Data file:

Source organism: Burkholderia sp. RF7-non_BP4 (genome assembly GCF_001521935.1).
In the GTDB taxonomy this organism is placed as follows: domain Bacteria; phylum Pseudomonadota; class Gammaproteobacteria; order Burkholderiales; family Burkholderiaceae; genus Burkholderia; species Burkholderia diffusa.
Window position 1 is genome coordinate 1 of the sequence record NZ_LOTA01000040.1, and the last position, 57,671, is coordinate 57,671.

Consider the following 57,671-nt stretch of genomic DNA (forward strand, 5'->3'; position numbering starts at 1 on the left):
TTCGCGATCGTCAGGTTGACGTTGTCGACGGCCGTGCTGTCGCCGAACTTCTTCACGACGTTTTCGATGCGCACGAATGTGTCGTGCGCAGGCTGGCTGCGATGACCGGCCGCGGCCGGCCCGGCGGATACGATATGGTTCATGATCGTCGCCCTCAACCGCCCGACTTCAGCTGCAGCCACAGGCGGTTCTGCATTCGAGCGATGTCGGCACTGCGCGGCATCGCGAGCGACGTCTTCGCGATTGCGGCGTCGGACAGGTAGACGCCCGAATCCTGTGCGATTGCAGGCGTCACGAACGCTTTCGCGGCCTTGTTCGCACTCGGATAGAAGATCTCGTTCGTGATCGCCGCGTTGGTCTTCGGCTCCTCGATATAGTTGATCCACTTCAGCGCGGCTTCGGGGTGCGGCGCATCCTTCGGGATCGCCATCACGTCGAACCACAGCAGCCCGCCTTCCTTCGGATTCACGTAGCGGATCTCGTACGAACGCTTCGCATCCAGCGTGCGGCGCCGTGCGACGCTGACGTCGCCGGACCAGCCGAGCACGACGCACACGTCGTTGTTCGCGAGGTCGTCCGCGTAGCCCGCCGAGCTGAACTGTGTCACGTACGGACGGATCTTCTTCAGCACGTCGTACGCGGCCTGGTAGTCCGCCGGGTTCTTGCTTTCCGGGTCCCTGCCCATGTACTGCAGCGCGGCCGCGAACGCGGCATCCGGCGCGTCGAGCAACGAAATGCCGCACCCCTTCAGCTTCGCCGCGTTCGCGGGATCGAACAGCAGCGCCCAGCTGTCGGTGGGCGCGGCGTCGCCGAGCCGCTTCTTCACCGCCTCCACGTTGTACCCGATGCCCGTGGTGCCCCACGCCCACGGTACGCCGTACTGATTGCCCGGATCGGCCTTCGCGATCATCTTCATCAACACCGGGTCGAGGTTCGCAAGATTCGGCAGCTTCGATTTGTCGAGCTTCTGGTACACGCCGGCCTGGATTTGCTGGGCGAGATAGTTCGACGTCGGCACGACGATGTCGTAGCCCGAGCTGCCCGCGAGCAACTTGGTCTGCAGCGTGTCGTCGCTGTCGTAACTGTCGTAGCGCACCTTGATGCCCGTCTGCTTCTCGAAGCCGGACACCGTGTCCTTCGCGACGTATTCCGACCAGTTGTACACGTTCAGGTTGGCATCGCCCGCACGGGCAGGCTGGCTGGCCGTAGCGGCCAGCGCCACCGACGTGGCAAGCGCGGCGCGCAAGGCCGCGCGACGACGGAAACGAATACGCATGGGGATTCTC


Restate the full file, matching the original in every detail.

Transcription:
Source organism: Burkholderia sp. RF7-non_BP4 (genome assembly GCF_001521935.1).
In the GTDB taxonomy this organism is placed as follows: domain Bacteria; phylum Pseudomonadota; class Gammaproteobacteria; order Burkholderiales; family Burkholderiaceae; genus Burkholderia; species Burkholderia diffusa.
Window position 1 is genome coordinate 1 of the sequence record NZ_LOTA01000040.1, and the last position, 57,671, is coordinate 57,671.

Consider the following 57,671-nt stretch of genomic DNA (forward strand, 5'->3'; position numbering starts at 1 on the left):
TTCGCGATCGTCAGGTTGACGTTGTCGACGGCCGTGCTGTCGCCGAACTTCTTCACGACGTTTTCGATGCGCACGAATGTGTCGTGCGCAGGCTGGCTGCGATGACCGGCCGCGGCCGGCCCGGCGGATACGATATGGTTCATGATCGTCGCCCTCAACCGCCCGACTTCAGCTGCAGCCACAGGCGGTTCTGCATTCGAGCGATGTCGGCACTGCGCGGCATCGCGAGCGACGTCTTCGCGATTGCGGCGTCGGACAGGTAGACGCCCGAATCCTGTGCGATTGCAGGCGTCACGAACGCTTTCGCGGCCTTGTTCGCACTCGGATAGAAGATCTCGTTCGTGATCGCCGCGTTGGTCTTCGGCTCCTCGATATAGTTGATCCACTTCAGCGCGGCTTCGGGGTGCGGCGCATCCTTCGGGATCGCCATCACGTCGAACCACAGCAGCCCGCCTTCCTTCGGATTCACGTAGCGGATCTCGTACGAACGCTTCGCATCCAGCGTGCGGCGCCGTGCGACGCTGACGTCGCCGGACCAGCCGAGCACGACGCACACGTCGTTGTTCGCGAGGTCGTCCGCGTAGCCCGCCGAGCTGAACTGTGTCACGTACGGACGGATCTTCTTCAGCACGTCGTACGCGGCCTGGTAGTCCGCCGGGTTCTTGCTTTCCGGGTCCCTGCCCATGTACTGCAGCGCGGCCGCGAACGCGGCATCCGGCGCGTCGAGCAACGAAATGCCGCACCCCTTCAGCTTCGCCGCGTTCGCGGGATCGAACAGCAGCGCCCAGCTGTCGGTGGGCGCGGCGTCGCCGAGCCGCTTCTTCACCGCCTCCACGTTGTACCCGATGCCCGTGGTGCCCCACGCCCACGGTACGCCGTACTGATTGCCCGGATCGGCCTTCGCGATCATCTTCATCAACACCGGGTCGAGGTTCGCAAGATTCGGCAGCTTCGATTTGTCGAGCTTCTGGTACACGCCGGCCTGGATTTGCTGGGCGAGATAGTTCGACGTCGGCACGACGATGTCGTAGCCCGAGCTGCCCGCGAGCAACTTGGTCTGCAGCGTGTCGTCGCTGTCGTAACTGTCGTAGCGCACCTTGATGCCCGTCTGCTTCTCGAAGCCGGACACCGTGTCCTTCGCGACGTATTCCGACCAGTTGTACACGTTCAGGTTGGCATCGCCCGCACGGGCAGGCTGGCTGGCCGTAGCGGCCAGCGCCACCGACGTGGCAAGCGCGGCGCGCAAGGCCGCGCGACGACGGAAACGAATACGCATGGGGATTCTC